Before he was a star and captain for the New York Mets, David Wright learned to be great in Arizona.
Once upon a time, David Wright was a first-round pick underwhelming in the minor leagues. It wasn’t until he trekked down to the Arizona Fall League as a member of the Peoria Saguaros that he officially learned to be great.
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It’s crazy to think about now since Wright would become a seven-time MLB All-Star, but it’s true. Drafted at No. 38 in the 2001 MLB Draft, the Virginia native hit below .270 with an unbelievable amount of strikeouts in two Single-A seasons. Combined, Wright struck out more than once per five at-bats, racking up 212 punchouts in 962 at-bats.
Seemingly lost, he went to play in the Arizona Fall League in 2003 and everything fell into place. He hit well for Peoria during his time in Arizona (.341 BA), leaving Wright with a confidence he hadn’t felt up to that point.
Speaking with Jim Callis of MLB.com after getting inducted into the Arizona Fall League Hall of Fame in 2017, Wright detailed how the league did “wonders for his career.”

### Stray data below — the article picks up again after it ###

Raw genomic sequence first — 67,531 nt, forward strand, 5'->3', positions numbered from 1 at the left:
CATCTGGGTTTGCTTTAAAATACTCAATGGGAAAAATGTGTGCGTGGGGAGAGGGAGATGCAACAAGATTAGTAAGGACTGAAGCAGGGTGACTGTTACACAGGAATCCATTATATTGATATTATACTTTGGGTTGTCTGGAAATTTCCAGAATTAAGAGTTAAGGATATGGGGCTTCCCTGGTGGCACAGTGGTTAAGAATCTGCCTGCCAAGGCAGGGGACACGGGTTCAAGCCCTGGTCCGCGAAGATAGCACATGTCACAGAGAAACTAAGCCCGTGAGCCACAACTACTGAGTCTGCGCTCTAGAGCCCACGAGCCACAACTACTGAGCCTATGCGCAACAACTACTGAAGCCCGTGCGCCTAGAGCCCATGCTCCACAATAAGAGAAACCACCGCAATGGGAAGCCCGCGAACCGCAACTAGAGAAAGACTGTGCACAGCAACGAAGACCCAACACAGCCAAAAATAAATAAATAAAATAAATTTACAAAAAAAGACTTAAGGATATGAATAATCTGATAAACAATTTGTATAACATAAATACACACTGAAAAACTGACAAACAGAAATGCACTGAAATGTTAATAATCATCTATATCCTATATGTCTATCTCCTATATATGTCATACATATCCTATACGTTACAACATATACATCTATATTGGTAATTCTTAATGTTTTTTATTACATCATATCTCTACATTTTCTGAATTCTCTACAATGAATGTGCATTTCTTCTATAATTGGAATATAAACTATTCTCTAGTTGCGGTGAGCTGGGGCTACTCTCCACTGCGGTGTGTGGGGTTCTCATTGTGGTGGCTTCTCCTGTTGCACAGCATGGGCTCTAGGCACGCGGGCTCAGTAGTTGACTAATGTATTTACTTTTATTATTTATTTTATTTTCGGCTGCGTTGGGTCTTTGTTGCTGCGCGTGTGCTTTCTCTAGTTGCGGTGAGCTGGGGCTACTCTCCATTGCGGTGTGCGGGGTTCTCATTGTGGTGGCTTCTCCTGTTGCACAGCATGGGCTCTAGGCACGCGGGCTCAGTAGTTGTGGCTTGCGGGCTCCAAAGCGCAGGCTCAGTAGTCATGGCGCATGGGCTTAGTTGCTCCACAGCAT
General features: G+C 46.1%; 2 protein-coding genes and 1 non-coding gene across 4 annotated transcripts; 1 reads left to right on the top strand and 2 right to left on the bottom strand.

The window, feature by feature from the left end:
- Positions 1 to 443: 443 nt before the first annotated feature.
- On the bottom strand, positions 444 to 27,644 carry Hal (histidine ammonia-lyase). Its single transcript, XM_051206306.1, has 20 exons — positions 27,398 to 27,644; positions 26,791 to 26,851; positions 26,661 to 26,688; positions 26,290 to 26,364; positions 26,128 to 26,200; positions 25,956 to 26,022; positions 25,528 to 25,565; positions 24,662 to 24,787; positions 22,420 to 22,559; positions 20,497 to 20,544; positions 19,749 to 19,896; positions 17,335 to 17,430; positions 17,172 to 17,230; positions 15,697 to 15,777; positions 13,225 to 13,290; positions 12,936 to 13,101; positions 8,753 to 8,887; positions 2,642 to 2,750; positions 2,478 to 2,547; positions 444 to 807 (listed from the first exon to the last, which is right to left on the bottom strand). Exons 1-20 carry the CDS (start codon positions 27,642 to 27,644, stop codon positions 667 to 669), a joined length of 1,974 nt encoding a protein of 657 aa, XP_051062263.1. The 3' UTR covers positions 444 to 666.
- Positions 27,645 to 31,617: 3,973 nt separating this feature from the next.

“Between the ears I think is the biggest challenge in this game,”. “It’s just believing in yourself and believing you can go out there and compete against the best players in the world. That’s what I felt like I accomplished, coming to the Fall League and playing as well as I did.”
Incredibly, the newfound confidence launched his career immediately. He cut his strikeouts down right away as he went from Double-A to Triple-A, impressing enough people along the way to earn him a call-up at the end of the 2004 MLB season.
The rest is history.
Wright hit .293 for the New York Mets in his first MLB action and never returned to the minor leagues (outside of rehab assignments).
In total, Wright piled up 1,777 hits and 242 home runs in 1,585 games with the New York Mets before injuries cut his career short. A lifetime .296 hitter, Wright also won two Gold Gloves, two Silver Slugger awards, and helped New York reach the 2015 World Series.
On Friday, Wright wrapped up his MLB career in an emotional ceremony at Citi Field. Just the third captain in Mets’ history, he fought back from an excruciating back injury to start one more game for the Mets. His last start before Friday was in May of 2016.
Besides his Arizona Fall League HOF induction, his No. 7 jersey was also retired by the Saguaros franchise (now based in Surprise).